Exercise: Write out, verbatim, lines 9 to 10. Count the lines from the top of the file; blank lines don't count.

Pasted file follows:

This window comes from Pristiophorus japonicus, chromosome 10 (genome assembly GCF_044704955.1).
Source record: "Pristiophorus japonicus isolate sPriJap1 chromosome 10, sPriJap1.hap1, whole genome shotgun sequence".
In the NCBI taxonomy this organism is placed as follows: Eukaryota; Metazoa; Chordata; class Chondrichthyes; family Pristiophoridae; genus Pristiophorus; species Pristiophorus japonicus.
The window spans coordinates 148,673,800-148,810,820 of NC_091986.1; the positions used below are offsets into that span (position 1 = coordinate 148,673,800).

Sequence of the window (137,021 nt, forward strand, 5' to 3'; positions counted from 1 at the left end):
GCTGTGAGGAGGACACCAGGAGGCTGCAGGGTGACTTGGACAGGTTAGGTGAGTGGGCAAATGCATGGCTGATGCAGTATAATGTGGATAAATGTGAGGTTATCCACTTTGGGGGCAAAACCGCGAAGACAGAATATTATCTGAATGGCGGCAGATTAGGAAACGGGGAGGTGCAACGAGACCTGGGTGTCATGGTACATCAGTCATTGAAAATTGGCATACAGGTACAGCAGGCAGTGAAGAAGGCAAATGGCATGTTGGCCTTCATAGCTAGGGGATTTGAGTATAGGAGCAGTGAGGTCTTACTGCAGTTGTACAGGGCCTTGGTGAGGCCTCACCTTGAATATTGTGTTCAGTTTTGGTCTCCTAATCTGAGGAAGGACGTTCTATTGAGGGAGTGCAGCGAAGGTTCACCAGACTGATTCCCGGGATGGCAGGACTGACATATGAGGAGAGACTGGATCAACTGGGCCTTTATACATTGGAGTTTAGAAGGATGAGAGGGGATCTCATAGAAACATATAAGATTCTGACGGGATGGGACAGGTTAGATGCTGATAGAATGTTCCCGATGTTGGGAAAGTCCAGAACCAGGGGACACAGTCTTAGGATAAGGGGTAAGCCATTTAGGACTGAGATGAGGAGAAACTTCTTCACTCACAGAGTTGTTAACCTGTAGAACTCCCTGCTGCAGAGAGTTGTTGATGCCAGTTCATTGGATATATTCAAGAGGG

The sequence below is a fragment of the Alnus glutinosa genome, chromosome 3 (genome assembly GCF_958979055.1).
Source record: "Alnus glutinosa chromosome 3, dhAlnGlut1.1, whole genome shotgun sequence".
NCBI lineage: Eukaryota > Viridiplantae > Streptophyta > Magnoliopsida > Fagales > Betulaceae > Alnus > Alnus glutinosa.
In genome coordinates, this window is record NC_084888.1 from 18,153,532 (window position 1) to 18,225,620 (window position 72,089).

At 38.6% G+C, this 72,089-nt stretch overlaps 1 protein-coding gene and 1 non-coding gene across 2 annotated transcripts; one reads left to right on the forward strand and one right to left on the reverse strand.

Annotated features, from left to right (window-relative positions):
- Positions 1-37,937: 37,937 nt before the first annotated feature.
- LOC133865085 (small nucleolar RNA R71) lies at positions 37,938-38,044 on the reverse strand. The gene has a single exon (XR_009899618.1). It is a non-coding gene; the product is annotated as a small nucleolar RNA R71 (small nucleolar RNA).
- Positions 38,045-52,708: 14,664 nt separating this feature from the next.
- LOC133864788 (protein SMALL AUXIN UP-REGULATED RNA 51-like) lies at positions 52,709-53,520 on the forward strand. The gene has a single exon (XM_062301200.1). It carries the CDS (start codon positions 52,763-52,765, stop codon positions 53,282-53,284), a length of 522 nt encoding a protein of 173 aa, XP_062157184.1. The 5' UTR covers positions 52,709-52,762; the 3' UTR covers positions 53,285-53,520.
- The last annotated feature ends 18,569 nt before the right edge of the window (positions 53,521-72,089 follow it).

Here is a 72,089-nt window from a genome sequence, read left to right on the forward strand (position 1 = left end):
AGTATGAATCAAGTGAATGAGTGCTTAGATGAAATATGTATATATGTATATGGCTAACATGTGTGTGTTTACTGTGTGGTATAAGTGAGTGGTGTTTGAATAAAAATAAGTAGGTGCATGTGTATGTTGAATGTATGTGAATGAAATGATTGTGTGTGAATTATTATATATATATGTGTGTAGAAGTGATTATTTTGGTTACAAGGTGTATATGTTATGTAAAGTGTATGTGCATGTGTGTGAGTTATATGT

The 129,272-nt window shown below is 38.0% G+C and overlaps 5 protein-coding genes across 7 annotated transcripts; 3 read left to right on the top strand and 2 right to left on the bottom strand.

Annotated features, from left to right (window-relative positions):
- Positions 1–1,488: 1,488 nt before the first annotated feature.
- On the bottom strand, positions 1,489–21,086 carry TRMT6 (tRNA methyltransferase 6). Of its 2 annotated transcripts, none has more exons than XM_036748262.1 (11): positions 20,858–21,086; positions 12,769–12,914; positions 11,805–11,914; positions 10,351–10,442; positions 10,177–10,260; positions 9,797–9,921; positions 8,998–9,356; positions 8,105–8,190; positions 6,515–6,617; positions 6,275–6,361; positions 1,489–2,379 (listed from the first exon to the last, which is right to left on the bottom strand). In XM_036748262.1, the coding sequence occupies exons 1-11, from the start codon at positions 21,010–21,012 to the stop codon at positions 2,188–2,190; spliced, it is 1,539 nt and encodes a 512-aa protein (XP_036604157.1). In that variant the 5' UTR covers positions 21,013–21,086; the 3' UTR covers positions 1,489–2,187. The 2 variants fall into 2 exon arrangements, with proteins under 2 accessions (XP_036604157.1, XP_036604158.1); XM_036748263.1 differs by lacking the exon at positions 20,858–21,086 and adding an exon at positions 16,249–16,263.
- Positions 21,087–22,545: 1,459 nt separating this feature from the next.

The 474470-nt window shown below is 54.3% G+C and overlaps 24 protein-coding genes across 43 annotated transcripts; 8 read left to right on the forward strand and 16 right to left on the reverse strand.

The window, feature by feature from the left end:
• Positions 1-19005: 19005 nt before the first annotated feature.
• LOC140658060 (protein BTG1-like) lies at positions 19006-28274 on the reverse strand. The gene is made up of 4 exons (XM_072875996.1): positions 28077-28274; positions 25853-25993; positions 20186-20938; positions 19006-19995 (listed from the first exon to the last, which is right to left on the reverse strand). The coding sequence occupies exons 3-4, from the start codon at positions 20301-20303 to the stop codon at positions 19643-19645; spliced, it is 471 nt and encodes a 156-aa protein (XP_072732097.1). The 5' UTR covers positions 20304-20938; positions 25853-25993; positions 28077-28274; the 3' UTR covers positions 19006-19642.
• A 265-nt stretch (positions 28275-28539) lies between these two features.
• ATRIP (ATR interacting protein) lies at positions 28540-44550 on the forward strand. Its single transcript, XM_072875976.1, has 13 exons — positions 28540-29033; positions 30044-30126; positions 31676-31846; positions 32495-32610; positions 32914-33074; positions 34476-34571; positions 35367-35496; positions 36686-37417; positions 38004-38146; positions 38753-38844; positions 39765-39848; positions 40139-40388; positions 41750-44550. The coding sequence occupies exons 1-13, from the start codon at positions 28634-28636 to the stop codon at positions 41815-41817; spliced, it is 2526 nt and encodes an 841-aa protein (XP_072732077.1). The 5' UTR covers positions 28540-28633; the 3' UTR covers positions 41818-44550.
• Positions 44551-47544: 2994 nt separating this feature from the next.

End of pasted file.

NCBI lineage: Eukaryota > Viridiplantae > Streptophyta > Magnoliopsida > Fagales > Betulaceae > Alnus > Alnus glutinosa.
In genome coordinates, this window is record NC_084888.1 from 18,153,532 (window position 1) to 18,225,620 (window position 72,089).